I love my dad. I really do. Not just because he’s a great dad, but because he is also a genuinely kind person and he makes me laugh. When he was in town for a visit recently, Andy and I showed him some of our favorite places to hang out in Milwaukee. We had dinner at Water Buffalo then headed to The Wicked Hop for drinks. But it wasn’t the food or the drinks that made this evening enjoyable. It was the stories. But I am pretty sure that the drinks helped bring out the stories.
I have a huge regret in my life. I regret not talking to my mom more when I had the chance. I’m not referring to frequency, because I was always in touch with my parents, even when I lived 12 hours away from them. I mean talking. Real, meaningful conversations. My Mom was your classic Irishwoman–private, proud and stubborn. Which means that she kept many things to herself and rarely offered information without being asked. So to learn more about my mom I would have had to ask, and for whatever reason that was never comfortable for me. When she passed away in 2002, I lost any opportunity I had to ask her questions. And now I have so many–about my family, her opinions, her scholarly work, her thoughts.
I made a promise to myself that I would not have the same regret with my dad, so I ask him a lot of questions. Questions about our family, about his upbringing, about his scholarly work, about his thoughts and feelings on things. My dad contributed to a budding field of study when it was just gaining currency in academia, and now I read his work in my classes. I consider it a gift to share an interest with my father and to discuss my studies with him. But popular culture is not just my dad’s interest, it was my mom’s as well. I asked him about her work that night. Her dissertation was on All in the Family, a groundbreaking program in television history. What I wouldn’t give to talk to her about it now as I write my thesis. My research is also related to television. Sometimes when I am stressed out from school I wish I could call her because I know she would understand how I feel. After all, she had a 6 year-old kid and was pregnant with me when she completed her PhD.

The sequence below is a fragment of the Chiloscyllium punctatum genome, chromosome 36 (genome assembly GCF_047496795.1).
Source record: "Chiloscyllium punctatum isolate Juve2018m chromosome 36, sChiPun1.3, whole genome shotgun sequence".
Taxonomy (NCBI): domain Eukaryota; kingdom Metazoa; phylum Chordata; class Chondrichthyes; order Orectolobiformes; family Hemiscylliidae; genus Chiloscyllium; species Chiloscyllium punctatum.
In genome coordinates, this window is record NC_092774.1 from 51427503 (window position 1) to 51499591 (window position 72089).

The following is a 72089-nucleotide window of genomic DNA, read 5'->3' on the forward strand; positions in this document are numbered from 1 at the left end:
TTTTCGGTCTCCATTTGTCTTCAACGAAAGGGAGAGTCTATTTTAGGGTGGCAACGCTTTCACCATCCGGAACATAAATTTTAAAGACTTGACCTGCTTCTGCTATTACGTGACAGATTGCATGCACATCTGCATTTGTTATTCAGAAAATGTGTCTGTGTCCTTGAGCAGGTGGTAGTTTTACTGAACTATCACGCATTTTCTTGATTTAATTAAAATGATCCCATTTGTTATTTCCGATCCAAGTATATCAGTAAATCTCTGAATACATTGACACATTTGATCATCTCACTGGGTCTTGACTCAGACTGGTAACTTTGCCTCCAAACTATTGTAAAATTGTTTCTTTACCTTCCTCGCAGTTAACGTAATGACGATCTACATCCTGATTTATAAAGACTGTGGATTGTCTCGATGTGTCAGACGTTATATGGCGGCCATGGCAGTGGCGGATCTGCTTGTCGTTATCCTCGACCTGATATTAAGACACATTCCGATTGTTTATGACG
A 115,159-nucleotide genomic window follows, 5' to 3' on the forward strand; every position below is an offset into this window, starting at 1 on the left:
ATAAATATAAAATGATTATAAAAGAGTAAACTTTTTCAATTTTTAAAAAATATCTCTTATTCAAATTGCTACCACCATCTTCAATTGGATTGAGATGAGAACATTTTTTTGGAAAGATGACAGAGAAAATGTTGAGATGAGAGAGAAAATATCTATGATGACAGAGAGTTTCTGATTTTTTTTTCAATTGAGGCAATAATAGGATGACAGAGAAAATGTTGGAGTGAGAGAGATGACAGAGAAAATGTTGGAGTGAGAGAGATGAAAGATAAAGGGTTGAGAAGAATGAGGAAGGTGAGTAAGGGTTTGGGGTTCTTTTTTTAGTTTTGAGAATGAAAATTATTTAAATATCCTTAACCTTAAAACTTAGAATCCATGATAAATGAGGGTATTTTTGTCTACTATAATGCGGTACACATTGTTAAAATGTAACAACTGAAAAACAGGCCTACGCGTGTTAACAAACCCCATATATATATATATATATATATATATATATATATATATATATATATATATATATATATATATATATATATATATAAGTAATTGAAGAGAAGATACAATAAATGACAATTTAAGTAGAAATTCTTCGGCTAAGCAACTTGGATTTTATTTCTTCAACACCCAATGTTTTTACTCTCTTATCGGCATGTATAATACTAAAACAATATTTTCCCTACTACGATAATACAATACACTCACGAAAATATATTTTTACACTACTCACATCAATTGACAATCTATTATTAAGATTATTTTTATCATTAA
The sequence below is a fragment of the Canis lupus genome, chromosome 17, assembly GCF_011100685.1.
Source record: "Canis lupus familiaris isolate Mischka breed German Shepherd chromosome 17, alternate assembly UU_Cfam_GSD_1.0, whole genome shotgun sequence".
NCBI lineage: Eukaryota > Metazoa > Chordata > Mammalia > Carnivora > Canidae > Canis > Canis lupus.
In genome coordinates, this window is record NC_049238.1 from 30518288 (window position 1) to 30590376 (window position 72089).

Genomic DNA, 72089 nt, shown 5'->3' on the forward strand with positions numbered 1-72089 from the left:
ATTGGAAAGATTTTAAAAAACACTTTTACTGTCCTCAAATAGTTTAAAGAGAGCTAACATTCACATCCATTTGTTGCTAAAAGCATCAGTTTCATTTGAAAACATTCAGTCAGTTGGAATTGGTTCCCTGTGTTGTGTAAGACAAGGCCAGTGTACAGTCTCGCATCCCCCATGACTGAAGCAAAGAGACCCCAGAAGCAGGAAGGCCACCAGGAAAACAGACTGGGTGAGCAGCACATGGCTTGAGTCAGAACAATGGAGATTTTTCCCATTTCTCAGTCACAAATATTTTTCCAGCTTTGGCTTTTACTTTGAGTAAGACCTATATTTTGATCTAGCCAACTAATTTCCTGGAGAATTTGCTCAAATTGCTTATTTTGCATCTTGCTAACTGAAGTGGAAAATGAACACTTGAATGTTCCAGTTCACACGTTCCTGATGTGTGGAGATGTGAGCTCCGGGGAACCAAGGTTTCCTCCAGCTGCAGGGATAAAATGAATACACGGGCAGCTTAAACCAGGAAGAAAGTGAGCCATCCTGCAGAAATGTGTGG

I love to hear my dad tell stories about my family, especially my mom. That particular night his play by play account of his lunch in the city (Chicago) with my ninety something year-old great Aunt Tillie had me laughing until it hurt. My dad swears that not a thing in her house has changed since 1950. If you take her to lunch she will insist you come back to her place for dessert. If she has a pie to serve and four guests, you will get 1/4 of the pie. And yes, she still drives. In the city.
The stories got better as the night went on and the drinks added up. I think that part of growing up is learning to recognize your parents as people. There are probably many things you don’t know about your parents and they are unlikely to tell you those things unless you ask. In many ways having adult conversations with our parents is like getting to know an entirely different person. And it’s great.
So anyway here’s to Mike, my dad and an amazing person.